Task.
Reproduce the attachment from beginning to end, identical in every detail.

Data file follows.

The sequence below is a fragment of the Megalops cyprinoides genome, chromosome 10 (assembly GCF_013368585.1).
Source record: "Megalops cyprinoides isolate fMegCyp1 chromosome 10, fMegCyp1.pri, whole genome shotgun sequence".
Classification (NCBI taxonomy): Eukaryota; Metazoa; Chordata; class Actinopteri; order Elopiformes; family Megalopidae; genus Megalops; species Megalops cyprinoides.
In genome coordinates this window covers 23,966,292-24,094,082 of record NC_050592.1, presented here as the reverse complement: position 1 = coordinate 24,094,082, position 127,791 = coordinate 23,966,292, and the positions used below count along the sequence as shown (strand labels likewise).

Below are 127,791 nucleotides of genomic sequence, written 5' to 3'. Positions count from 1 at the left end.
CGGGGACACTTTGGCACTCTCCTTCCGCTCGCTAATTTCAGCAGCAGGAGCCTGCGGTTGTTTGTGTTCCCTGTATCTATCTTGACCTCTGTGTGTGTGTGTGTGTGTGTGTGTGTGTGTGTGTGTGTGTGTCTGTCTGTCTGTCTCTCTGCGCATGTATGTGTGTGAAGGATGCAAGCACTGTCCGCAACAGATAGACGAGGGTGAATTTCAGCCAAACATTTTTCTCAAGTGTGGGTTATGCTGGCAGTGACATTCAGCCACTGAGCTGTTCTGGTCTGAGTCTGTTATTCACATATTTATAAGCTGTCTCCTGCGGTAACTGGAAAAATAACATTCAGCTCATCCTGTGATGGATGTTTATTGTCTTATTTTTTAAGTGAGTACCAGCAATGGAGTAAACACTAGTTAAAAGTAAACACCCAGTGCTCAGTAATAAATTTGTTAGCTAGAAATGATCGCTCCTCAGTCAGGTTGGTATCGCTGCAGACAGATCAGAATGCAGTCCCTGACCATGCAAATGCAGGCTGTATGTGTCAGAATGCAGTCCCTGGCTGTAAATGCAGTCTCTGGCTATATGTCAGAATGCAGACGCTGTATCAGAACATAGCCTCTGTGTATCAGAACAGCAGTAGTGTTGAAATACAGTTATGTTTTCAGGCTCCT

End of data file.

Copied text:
The sequence below is a fragment of the Megalops cyprinoides genome, chromosome 10 (assembly GCF_013368585.1).
Source record: "Megalops cyprinoides isolate fMegCyp1 chromosome 10, fMegCyp1.pri, whole genome shotgun sequence".
Classification (NCBI taxonomy): Eukaryota; Metazoa; Chordata; class Actinopteri; order Elopiformes; family Megalopidae; genus Megalops; species Megalops cyprinoides.
In genome coordinates this window covers 23,966,292-24,094,082 of record NC_050592.1, presented here as the reverse complement: position 1 = coordinate 24,094,082, position 127,791 = coordinate 23,966,292, and the positions used below count along the sequence as shown (strand labels likewise).

Below are 127,791 nucleotides of genomic sequence, written 5' to 3'. Positions count from 1 at the left end.
CGGGGACACTTTGGCACTCTCCTTCCGCTCGCTAATTTCAGCAGCAGGAGCCTGCGGTTGTTTGTGTTCCCTGTATCTATCTTGACCTCTGTGTGTGTGTGTGTGTGTGTGTGTGTGTGTGTGTGTGTGTGTCTGTCTGTCTGTCTCTCTGCGCATGTATGTGTGTGAAGGATGCAAGCACTGTCCGCAACAGATAGACGAGGGTGAATTTCAGCCAAACATTTTTCTCAAGTGTGGGTTATGCTGGCAGTGACATTCAGCCACTGAGCTGTTCTGGTCTGAGTCTGTTATTCACATATTTATAAGCTGTCTCCTGCGGTAACTGGAAAAATAACATTCAGCTCATCCTGTGATGGATGTTTATTGTCTTATTTTTTAAGTGAGTACCAGCAATGGAGTAAACACTAGTTAAAAGTAAACACCCAGTGCTCAGTAATAAATTTGTTAGCTAGAAATGATCGCTCCTCAGTCAGGTTGGTATCGCTGCAGACAGATCAGAATGCAGTCCCTGACCATGCAAATGCAGGCTGTATGTGTCAGAATGCAGTCCCTGGCTGTAAATGCAGTCTCTGGCTATATGTCAGAATGCAGACGCTGTATCAGAACATAGCCTCTGTGTATCAGAACAGCAGTAGTGTTGAAATACAGTTATGTTTTCAGGCTCCT